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- Author or Editor: Bartolomé Garfia x
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Objective—To compare the adrenocortical response of healthy dogs to a commonly used dose of a nonadsorbed tetracosactide product (tetracosactide) with responses to 2 doses of a depot formulation of tetracosactide (depot tetracosactide).
Procedures—Dogs were randomly assigned to receive tetracosactide (5 mg/kg, IV) or depot tetracosactide (250 μg, IM, or 5 μg/kg, IM). Dogs received each treatment once with a 2-week interval between treatments. Blood samples were assayed for cortisol, progesterone, 17-hydroxyprogesterone, androstenedione, and estradiol concentrations.
Results—Serum cortisol concentrations were significantly higher than the preadministration (baseline) concentrations for all treatments 60 minutes after administration of ACTH. Peak cortisol concentration was detected 180 minutes after IM administration of 250 μg of the depot tetracosactide. Serum concentrations of progesterone, 17-hydroxyprogesterone, and androstenedione did not differ significantly from baseline concentrations after stimulation with the 5 μg/kg dose of depot tetracosactide. Adrenal gland progesterone response was significantly higher than baseline concentrations at 60 minutes after administration of the 250-μg dose of depot tetracosactide, and the 17-hydroxyprogesterone and androstenedione responses were significantly higher than baseline concentrations at 120 minutes. Compared with the response to tetracosactide, adrenocortical response was higher and more sustained following administration of the depot tetracosactide, except for androstenedione concentration, which had a nonsignificant response.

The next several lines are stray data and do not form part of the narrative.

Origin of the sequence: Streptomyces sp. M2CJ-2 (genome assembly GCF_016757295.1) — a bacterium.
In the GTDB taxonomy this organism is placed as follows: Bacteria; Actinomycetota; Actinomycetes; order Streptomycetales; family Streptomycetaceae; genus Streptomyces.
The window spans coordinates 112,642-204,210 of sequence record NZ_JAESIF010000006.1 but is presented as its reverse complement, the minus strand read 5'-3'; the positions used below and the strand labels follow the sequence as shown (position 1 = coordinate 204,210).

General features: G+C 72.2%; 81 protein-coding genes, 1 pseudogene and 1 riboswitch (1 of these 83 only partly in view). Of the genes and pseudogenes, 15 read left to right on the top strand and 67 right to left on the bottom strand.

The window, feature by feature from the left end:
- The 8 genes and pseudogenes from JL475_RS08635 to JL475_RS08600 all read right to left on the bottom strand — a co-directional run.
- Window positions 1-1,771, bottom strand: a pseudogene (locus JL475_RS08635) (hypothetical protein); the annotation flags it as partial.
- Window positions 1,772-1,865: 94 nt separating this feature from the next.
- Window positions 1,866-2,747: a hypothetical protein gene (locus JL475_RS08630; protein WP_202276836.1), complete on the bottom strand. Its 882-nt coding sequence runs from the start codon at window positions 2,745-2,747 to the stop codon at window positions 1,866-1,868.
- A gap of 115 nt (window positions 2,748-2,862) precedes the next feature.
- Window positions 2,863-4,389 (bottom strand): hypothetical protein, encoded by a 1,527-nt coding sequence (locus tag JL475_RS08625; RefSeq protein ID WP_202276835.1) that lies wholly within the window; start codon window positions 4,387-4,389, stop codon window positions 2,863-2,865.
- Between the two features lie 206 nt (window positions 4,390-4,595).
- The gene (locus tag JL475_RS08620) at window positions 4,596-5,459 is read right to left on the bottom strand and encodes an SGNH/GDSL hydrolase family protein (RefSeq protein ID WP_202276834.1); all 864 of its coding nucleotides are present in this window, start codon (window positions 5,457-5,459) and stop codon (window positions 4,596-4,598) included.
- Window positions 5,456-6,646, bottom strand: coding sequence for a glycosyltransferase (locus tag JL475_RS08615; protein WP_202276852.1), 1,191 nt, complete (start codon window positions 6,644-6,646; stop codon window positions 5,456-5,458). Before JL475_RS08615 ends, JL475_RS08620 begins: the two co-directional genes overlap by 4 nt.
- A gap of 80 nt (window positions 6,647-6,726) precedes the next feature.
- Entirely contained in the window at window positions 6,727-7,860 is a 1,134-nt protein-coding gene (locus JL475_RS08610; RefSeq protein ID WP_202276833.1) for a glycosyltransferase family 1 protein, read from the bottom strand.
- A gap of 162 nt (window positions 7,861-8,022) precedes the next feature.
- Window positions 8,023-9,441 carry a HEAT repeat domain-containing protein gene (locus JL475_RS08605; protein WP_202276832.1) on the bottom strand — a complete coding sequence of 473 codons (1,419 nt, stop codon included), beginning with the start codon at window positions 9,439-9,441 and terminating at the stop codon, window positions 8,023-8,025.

Conclusions and Clinical Relevance—Except for androstenedione concentrations, a high dose of the depot tetracosactide (250 μg, IM) induced an adrenocortical response similar to that after administration of tetracosactide. Thus, depot tetracosactide may represent an alternative to the nonadsorbed tetracosactide product.
Objective—To evaluate changes in plasma ionized calcium (Ca2+) and parathyroid hormone (PTH) concentrations in horses competing in endurance rides.
Design—Longitudinal clinical study.
Procedure—Venous blood samples were obtained from horses before and after racing 80 km. Plasma pH and concentrations of Ca2+, PTH, inorganic phosphorus, albumin, lactate, and magnesium were measured.
Results—Overall, a significant decrease in mean (± SD) plasma Ca2+ concentration (from 6.44 ± 0.42 to 5.64 ± 0.42 mg/dl) and a significant increase in plasma PTH concentration (from 49.9 ± 30.1 to 148.1 ± 183.0 pg/ml) were found after exercise. Exercise also resulted in significant increases in plasma inorganic phosphorus, albumin, and lactate concentrations. No changes in plasma magnesium concentration or pH were detected after exercise. Plasma PTH concentration was not increased after exercise in 8 horses; in these horses, plasma PTH concentration decreased from 58.2 ± 26.3 to 27.4 ± 22.4 pg/ml, although plasma Ca2+ concentration was also decreased.
Conclusions and Clinical Relevance—Plasma Ca2+ concentration was decreased after racing for 80 km, compared with values obtained before racing. In most horses, an increase in plasma PTH concentration that was commensurate with the decrease in plasma Ca2+ was detected; however, some horses had decreased plasma PTH concentrations. (J Am Vet Med Assoc 2001;219:488–490)